Joyce Mita has been battling breast cancer for ten years. She is
now a stage four metastatic breast cancer patient, with cancer in
the liver and bone as well. She fought for her medical plan to pay
for acupuncture treatments, and won. Joyce says, "I know there is
no cure, but I want as much quality and quantity as I can get."
Joyce's doctors have told her that there are no other interventions.
She has a son, Ryan, nineteen and a daughter Allison, sixteen.
My community around me right now is my friends. Those same friends that,
believe it or not, some of them I've had since third grade or fourth
grade. They have a long history with me. I think what has helped the
most is keeping in close contact with them so that when big things come
up like my diagnosis of cancer, that they were right there for me and
they remembered me when I was healthy but they weren't afraid.
On the Fear of Dying
That I have no idea where it's going to end. Am I going to get a few
more days, a few more years? I'm always looking for a miracle. I'm in
hospice care now and they think of it as a six-month program. I don't
buy that but I like the services. My children are what keep me going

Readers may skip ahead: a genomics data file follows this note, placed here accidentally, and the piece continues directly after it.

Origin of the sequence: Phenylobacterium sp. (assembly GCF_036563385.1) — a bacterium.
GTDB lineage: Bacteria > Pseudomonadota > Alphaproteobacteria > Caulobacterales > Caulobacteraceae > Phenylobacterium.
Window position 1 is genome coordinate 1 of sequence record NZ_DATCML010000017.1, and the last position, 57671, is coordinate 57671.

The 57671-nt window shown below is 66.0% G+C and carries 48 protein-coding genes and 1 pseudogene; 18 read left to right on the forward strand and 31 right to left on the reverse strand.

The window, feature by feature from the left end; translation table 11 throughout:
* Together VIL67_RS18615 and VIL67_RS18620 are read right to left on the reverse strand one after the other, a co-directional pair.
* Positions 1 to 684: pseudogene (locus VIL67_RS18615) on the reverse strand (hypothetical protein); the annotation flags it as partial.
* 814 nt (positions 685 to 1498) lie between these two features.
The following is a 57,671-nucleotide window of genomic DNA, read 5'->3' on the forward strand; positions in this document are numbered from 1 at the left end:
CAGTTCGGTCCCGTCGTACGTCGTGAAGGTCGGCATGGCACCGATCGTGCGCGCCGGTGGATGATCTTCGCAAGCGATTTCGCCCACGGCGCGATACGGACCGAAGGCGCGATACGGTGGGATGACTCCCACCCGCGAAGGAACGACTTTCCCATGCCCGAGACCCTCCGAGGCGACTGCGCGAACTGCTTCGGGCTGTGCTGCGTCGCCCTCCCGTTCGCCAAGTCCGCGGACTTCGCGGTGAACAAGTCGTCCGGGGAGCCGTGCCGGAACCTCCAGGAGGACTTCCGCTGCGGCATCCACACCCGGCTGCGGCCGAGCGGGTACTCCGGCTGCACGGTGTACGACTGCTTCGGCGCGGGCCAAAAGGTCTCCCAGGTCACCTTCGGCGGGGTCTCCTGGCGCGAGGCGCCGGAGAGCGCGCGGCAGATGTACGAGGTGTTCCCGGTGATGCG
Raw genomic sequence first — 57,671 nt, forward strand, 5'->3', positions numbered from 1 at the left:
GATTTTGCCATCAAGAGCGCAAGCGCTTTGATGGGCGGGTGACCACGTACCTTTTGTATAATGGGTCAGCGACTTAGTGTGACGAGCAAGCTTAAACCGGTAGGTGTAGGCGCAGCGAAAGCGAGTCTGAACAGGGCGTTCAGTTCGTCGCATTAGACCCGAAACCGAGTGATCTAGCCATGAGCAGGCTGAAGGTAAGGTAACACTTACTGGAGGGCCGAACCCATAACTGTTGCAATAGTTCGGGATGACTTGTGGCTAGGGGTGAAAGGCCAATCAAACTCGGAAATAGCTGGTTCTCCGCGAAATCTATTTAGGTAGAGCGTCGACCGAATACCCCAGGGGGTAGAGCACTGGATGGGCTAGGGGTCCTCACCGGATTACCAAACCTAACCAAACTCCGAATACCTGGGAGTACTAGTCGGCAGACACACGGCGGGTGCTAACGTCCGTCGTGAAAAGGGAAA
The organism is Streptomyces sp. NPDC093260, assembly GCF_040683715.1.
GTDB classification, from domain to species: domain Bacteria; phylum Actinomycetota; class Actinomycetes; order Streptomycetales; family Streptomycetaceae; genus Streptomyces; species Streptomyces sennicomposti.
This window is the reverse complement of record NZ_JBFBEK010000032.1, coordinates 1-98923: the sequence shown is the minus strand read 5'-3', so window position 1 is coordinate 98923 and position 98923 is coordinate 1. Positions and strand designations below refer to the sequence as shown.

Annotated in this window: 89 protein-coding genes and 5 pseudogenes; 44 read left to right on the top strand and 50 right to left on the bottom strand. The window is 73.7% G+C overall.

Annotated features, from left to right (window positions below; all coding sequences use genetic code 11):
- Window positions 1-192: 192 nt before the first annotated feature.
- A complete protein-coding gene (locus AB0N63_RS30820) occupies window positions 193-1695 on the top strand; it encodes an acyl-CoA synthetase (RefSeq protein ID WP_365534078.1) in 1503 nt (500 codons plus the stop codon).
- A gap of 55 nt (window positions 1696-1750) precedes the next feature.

and they won't let me go. I just know that. When we talk, my oldest
son Ryan, who is now nineteen, one night he said to me, Allison and
I, we are going to be okay And I said to him, well, what about me, Ryan?
And he said, Mom, you will be okay, too, and we just cried. I couldn't
believe how much faith he had. I think that probably, hopefully will
become internal to me so that as I face death, I won't be so afraid
of the unknown.
On Her Legacy
How do I handle it? I think I've tried to give out so much, everything
that I know: all the wisdom that I may have. I think I'm trying to impart
it, especially with Ally cause she's only sixteen, but try to give everything
that I know, my knowledge to her now, hoping that when I do go, I can
feel more confident that she has had the mom in me. I'm getting to the
point where after almost eleven years, I really can see. I am grateful
for that time that we've had together because I think when the time
comes I will feel it's okay for them, that they're fine people. I think
I'll be there in spirit at their weddings. That's how I feel. One of
the gifts is to see my children develop and to grow and to know that
they can handle just about anything.